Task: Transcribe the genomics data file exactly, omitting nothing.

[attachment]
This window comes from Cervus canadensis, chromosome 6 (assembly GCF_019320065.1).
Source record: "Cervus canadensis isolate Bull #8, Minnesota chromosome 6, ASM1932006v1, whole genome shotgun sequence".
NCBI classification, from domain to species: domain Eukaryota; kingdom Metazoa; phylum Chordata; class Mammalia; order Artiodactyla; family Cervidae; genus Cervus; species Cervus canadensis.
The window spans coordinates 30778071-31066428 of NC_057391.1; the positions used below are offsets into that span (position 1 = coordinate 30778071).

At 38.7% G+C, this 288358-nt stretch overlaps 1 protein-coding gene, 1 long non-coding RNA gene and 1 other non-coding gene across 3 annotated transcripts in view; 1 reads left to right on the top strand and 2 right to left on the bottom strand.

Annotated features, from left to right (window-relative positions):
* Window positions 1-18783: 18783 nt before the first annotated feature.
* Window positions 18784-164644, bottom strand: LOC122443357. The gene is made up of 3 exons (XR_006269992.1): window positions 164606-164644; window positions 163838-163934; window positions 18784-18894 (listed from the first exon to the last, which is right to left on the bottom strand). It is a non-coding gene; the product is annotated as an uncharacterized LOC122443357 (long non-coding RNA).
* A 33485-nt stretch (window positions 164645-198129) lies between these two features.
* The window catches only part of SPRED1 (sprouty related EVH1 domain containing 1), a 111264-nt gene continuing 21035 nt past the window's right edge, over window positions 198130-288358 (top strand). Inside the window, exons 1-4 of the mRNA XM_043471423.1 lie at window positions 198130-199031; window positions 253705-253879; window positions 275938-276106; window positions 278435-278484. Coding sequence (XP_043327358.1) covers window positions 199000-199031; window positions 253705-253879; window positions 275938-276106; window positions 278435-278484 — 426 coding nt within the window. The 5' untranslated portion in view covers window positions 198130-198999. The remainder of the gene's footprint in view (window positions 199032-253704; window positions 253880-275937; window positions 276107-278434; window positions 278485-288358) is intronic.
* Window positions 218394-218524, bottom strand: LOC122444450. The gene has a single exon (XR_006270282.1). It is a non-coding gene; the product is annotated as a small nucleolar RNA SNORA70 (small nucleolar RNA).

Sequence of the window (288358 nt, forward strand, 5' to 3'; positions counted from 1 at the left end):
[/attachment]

This window comes from Cervus canadensis, chromosome 6 (assembly GCF_019320065.1).
Source record: "Cervus canadensis isolate Bull #8, Minnesota chromosome 6, ASM1932006v1, whole genome shotgun sequence".
NCBI classification, from domain to species: domain Eukaryota; kingdom Metazoa; phylum Chordata; class Mammalia; order Artiodactyla; family Cervidae; genus Cervus; species Cervus canadensis.
The window spans coordinates 30778071-31066428 of NC_057391.1; the positions used below are offsets into that span (position 1 = coordinate 30778071).

At 38.7% G+C, this 288358-nt stretch overlaps 1 protein-coding gene, 1 long non-coding RNA gene and 1 other non-coding gene across 3 annotated transcripts in view; 1 reads left to right on the top strand and 2 right to left on the bottom strand.

Annotated features, from left to right (window-relative positions):
* Window positions 1-18783: 18783 nt before the first annotated feature.
* Window positions 18784-164644, bottom strand: LOC122443357. The gene is made up of 3 exons (XR_006269992.1): window positions 164606-164644; window positions 163838-163934; window positions 18784-18894 (listed from the first exon to the last, which is right to left on the bottom strand). It is a non-coding gene; the product is annotated as an uncharacterized LOC122443357 (long non-coding RNA).
* A 33485-nt stretch (window positions 164645-198129) lies between these two features.
* The window catches only part of SPRED1 (sprouty related EVH1 domain containing 1), a 111264-nt gene continuing 21035 nt past the window's right edge, over window positions 198130-288358 (top strand). Inside the window, exons 1-4 of the mRNA XM_043471423.1 lie at window positions 198130-199031; window positions 253705-253879; window positions 275938-276106; window positions 278435-278484. Coding sequence (XP_043327358.1) covers window positions 199000-199031; window positions 253705-253879; window positions 275938-276106; window positions 278435-278484 — 426 coding nt within the window. The 5' untranslated portion in view covers window positions 198130-198999. The remainder of the gene's footprint in view (window positions 199032-253704; window positions 253880-275937; window positions 276107-278434; window positions 278485-288358) is intronic.
* Window positions 218394-218524, bottom strand: LOC122444450. The gene has a single exon (XR_006270282.1). It is a non-coding gene; the product is annotated as a small nucleolar RNA SNORA70 (small nucleolar RNA).

Sequence of the window (288358 nt, forward strand, 5' to 3'; positions counted from 1 at the left end):